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Last week we joined 500 of our fellow mobile enthusiasts at App Annie’s inaugural Capptivate conference at Pier 27 in beautiful San Francisco. The one day event featured an impressive lineup of guest speakers representing many of the top brands on the app charts.
Topics ranged from mobile user acquisition tips, trends in app monetization, the evolving landscape of app store optimization, mobile product innovation, and much more!
We’ve summarized the 5 most discussed mobile topics below. Take a look, and make sure that you have a current (and evolving) strategy for each of them!
1. Mobile Ad Fraud
It came as no surprise that mobile ad fraud was a hot topic. The consensus from the speakers and the audience was that the solution lies with teamwork and transparency. Advertisers, ad networks and publishers must work together, first to develop a mutual understanding of the inherent risk in the space, and then to set up media buying relationships that include prevention, monitoring, and mitigation tactics that all parties have agreed to at the beginning of an engagement. Our own experience over the past 12 months has certainly confirmed this necessity.
If you aren’t sure where to start, remember – information is power! Reach out to your mobile attribution vendor or a third-party tool such as Forensiq and start by learning what level of granularity is available to you about your traffic sources!
2. Achieving Scale
The next-biggest struggle for UA managers was finding scale within their KPIs – a challenge we are familiar with as well! As you’d expect, the more aggressive the growth goals and the larger the advertising budget, the bigger this pain point becomes.
The big debate here took place outside of the go-to channels. Everyone seemed to start with mobile ad networks, Facebook, Google and Apple, but outside of the heavy hitters is where a lot of testing, learning, and (sometimes) big wins occurred. Advertisers cited some success with Pinterest, Twitter, and SnapChat (the vertical of the advertiser seemed to have a lot to do with whether these channels were successful for them). And outside of those channels, advertisers discussed trying direct buys with niche sites or apps, advertising on OTT programming, podcasts, influencer platforms, and native advertising.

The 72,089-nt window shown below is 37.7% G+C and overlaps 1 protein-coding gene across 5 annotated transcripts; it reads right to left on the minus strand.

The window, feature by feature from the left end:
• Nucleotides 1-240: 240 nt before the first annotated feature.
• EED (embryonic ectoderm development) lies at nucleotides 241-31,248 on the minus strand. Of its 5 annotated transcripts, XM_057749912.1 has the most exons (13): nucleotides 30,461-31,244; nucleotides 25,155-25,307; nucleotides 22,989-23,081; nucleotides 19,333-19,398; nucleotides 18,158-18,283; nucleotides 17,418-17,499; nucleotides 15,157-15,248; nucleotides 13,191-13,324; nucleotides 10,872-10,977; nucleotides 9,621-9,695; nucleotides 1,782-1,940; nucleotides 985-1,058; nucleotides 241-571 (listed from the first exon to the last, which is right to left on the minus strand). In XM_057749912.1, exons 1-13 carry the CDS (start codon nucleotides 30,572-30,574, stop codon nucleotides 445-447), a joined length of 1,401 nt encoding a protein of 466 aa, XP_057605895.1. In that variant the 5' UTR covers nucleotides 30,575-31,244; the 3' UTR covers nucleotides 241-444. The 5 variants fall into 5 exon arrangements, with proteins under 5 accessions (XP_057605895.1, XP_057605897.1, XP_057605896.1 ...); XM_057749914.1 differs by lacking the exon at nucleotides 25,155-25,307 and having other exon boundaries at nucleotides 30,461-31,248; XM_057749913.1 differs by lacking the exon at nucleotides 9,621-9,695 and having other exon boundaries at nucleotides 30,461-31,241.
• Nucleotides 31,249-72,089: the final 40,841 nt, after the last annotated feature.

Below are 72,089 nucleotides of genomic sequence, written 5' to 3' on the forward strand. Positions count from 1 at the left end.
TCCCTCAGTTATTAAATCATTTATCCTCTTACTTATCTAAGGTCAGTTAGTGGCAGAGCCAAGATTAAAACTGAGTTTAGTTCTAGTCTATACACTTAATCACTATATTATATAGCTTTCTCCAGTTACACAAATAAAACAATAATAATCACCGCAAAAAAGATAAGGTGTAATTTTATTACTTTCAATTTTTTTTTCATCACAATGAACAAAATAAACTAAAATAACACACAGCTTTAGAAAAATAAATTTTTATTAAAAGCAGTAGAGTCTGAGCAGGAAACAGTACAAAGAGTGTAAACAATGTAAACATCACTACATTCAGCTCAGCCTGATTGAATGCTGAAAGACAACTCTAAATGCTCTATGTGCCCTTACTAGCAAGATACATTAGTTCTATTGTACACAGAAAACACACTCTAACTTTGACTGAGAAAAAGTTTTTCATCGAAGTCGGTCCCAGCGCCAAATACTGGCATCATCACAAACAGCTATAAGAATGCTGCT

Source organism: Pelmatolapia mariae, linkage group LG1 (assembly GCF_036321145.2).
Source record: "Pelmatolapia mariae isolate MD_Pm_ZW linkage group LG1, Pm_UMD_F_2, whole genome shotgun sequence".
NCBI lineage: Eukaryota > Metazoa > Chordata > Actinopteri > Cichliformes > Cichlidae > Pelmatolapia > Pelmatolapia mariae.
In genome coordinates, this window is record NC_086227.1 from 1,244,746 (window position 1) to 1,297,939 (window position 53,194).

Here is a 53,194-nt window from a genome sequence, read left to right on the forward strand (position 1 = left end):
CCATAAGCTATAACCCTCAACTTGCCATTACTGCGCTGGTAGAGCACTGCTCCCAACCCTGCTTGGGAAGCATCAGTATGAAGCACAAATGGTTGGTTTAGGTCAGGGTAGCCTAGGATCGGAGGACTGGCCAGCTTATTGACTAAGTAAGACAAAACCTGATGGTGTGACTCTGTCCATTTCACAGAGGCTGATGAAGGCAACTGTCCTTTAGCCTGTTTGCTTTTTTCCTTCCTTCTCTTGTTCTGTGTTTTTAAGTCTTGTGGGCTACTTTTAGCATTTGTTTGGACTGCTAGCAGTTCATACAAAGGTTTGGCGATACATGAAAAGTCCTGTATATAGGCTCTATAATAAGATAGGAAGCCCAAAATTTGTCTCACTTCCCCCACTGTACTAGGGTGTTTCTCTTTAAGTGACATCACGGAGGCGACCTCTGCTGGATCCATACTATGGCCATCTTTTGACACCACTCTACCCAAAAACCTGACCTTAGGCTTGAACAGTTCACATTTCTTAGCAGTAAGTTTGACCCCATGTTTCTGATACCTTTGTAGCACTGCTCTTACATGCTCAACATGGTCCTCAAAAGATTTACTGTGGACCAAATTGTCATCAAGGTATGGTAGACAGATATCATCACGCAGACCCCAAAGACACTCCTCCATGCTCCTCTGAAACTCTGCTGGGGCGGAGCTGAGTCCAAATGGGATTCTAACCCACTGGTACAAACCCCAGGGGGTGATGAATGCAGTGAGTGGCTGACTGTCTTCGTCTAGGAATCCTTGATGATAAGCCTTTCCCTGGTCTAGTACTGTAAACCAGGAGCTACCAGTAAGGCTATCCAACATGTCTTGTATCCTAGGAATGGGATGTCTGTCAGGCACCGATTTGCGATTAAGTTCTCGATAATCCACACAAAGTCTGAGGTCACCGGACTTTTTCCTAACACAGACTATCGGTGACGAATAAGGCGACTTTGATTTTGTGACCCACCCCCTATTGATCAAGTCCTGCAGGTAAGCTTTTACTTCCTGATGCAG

Coca-Cola shared their practice of refreshing their top direct advertising buys every 30 days. And finally, there was wide agreement on the necessity of setting aside a percentage of your UA budget purely for testing purposes and judging its ROI primarily on learnings gained – of course with the hope that some tests turn into thriving channels!
3. Product + Marketing
The last big topic in user acquisition was the importance of getting a mobile app ready for prime time. This means having a smooth first-time user flow, a strong conversion funnel, and creating an experience that is enjoyable and that users will return to.
A scenario cited by several direct response marketers was an inability to find any sort of consistency or scale with their original KPIs and after many months of testing and many vendors and traffic sources, realizing they needed to work together with the product team, share what the state of advertising inventory was, and see what could be done to increase the original KPI thresholds – usually accomplished through a series of in-app testing.
4. App Store Optimization
Uber and Expedia shared their tips on app store optimization from metadata testing to screenshot, video, and feature graphic testing via platforms such as Storemaven, Splitmetrics, and Google Play Experiments. Their advice for successful ASO was to start by doing comprehensive research to understand who your customers are and what problem they are trying to solve. Then to set up tests on a platform that will give you rich insights, and to continue to run individualized tests across iOS & Google Play stores and different countries since performance will certainly differ.
Apple also announced a significant App Store redesign launching with iOS 11, so stay tuned for new opportunities and challenges in ASO coming soon!
5. Using Consumer Feedback
iHeartRadio presented their practice of using customer reviews and beta groups to drive their product innovation roadmap. Focusing on both qualitative and quantitative feedback played a significant role in expanding their service to over 90 platforms, while maintaining an impressive 4.7 star rating with 1.6MM reviews.
This process of listening to consumer feedback is also what informed their development and release of a new offering iHeartRadio Plus. But you don’t have to build out a program as far reaching as theirs to have an impact. Their recommendation is to start by simply responding to app reviews in the app store!
And now we’ll leave you with some mobile ecosystem stats and predictions below courtesy of App Annie!
- Time in apps is up 52% in 2016 from 1.05 trillion to 1.61 trillion hours
- We spend 2 hours per day on our phones, which totals 1 month per year of time spent on mobile devices
- The global app economy will be valued at 6.3 trillion in 2021